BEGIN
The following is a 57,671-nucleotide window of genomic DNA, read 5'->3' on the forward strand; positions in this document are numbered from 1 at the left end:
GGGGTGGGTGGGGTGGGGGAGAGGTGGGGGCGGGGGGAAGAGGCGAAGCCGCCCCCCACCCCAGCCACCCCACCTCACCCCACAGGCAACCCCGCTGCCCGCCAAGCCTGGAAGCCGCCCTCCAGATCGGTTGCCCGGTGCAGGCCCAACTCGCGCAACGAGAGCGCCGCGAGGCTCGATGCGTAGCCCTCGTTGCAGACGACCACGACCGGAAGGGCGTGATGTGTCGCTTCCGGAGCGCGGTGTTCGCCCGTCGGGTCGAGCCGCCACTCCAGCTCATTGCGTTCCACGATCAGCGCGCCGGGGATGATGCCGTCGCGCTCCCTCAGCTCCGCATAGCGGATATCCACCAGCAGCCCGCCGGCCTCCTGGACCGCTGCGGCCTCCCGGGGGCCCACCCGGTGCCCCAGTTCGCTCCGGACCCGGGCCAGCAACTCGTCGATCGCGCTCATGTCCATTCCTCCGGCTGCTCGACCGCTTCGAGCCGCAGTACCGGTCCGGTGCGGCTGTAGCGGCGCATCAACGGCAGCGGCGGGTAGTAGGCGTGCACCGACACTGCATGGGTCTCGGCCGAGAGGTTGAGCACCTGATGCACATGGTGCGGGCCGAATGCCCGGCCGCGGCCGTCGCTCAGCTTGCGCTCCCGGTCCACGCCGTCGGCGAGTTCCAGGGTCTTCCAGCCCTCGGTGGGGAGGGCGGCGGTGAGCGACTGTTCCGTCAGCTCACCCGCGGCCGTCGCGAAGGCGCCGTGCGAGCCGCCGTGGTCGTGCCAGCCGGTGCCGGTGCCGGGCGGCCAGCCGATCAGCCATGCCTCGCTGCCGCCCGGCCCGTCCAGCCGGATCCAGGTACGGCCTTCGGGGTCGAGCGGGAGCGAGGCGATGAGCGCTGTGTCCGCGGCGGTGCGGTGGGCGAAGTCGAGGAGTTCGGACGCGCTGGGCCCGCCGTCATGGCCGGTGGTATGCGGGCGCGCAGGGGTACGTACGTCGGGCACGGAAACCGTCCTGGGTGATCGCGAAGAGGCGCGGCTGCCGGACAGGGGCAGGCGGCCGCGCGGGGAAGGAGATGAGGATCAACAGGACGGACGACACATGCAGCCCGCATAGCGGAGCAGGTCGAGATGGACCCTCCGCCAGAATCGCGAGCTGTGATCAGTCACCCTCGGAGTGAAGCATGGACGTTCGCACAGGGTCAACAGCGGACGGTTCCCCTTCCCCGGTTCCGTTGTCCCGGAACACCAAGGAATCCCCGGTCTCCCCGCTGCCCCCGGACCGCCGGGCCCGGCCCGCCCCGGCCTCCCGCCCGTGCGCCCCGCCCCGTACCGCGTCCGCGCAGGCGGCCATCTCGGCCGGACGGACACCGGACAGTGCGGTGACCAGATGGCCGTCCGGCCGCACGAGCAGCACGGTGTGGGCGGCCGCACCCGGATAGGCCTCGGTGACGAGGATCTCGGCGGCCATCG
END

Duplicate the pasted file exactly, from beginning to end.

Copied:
The following is a 57,671-nucleotide window of genomic DNA, read 5'->3' on the forward strand; positions in this document are numbered from 1 at the left end:
GGGGTGGGTGGGGTGGGGGAGAGGTGGGGGCGGGGGGAAGAGGCGAAGCCGCCCCCCACCCCAGCCACCCCACCTCACCCCACAGGCAACCCCGCTGCCCGCCAAGCCTGGAAGCCGCCCTCCAGATCGGTTGCCCGGTGCAGGCCCAACTCGCGCAACGAGAGCGCCGCGAGGCTCGATGCGTAGCCCTCGTTGCAGACGACCACGACCGGAAGGGCGTGATGTGTCGCTTCCGGAGCGCGGTGTTCGCCCGTCGGGTCGAGCCGCCACTCCAGCTCATTGCGTTCCACGATCAGCGCGCCGGGGATGATGCCGTCGCGCTCCCTCAGCTCCGCATAGCGGATATCCACCAGCAGCCCGCCGGCCTCCTGGACCGCTGCGGCCTCCCGGGGGCCCACCCGGTGCCCCAGTTCGCTCCGGACCCGGGCCAGCAACTCGTCGATCGCGCTCATGTCCATTCCTCCGGCTGCTCGACCGCTTCGAGCCGCAGTACCGGTCCGGTGCGGCTGTAGCGGCGCATCAACGGCAGCGGCGGGTAGTAGGCGTGCACCGACACTGCATGGGTCTCGGCCGAGAGGTTGAGCACCTGATGCACATGGTGCGGGCCGAATGCCCGGCCGCGGCCGTCGCTCAGCTTGCGCTCCCGGTCCACGCCGTCGGCGAGTTCCAGGGTCTTCCAGCCCTCGGTGGGGAGGGCGGCGGTGAGCGACTGTTCCGTCAGCTCACCCGCGGCCGTCGCGAAGGCGCCGTGCGAGCCGCCGTGGTCGTGCCAGCCGGTGCCGGTGCCGGGCGGCCAGCCGATCAGCCATGCCTCGCTGCCGCCCGGCCCGTCCAGCCGGATCCAGGTACGGCCTTCGGGGTCGAGCGGGAGCGAGGCGATGAGCGCTGTGTCCGCGGCGGTGCGGTGGGCGAAGTCGAGGAGTTCGGACGCGCTGGGCCCGCCGTCATGGCCGGTGGTATGCGGGCGCGCAGGGGTACGTACGTCGGGCACGGAAACCGTCCTGGGTGATCGCGAAGAGGCGCGGCTGCCGGACAGGGGCAGGCGGCCGCGCGGGGAAGGAGATGAGGATCAACAGGACGGACGACACATGCAGCCCGCATAGCGGAGCAGGTCGAGATGGACCCTCCGCCAGAATCGCGAGCTGTGATCAGTCACCCTCGGAGTGAAGCATGGACGTTCGCACAGGGTCAACAGCGGACGGTTCCCCTTCCCCGGTTCCGTTGTCCCGGAACACCAAGGAATCCCCGGTCTCCCCGCTGCCCCCGGACCGCCGGGCCCGGCCCGCCCCGGCCTCCCGCCCGTGCGCCCCGCCCCGTACCGCGTCCGCGCAGGCGGCCATCTCGGCCGGACGGACACCGGACAGTGCGGTGACCAGATGGCCGTCCGGCCGCACGAGCAGCACGGTGTGGGCGGCCGCACCCGGATAGGCCTCGGTGACGAGGATCTCGGCGGCCATCG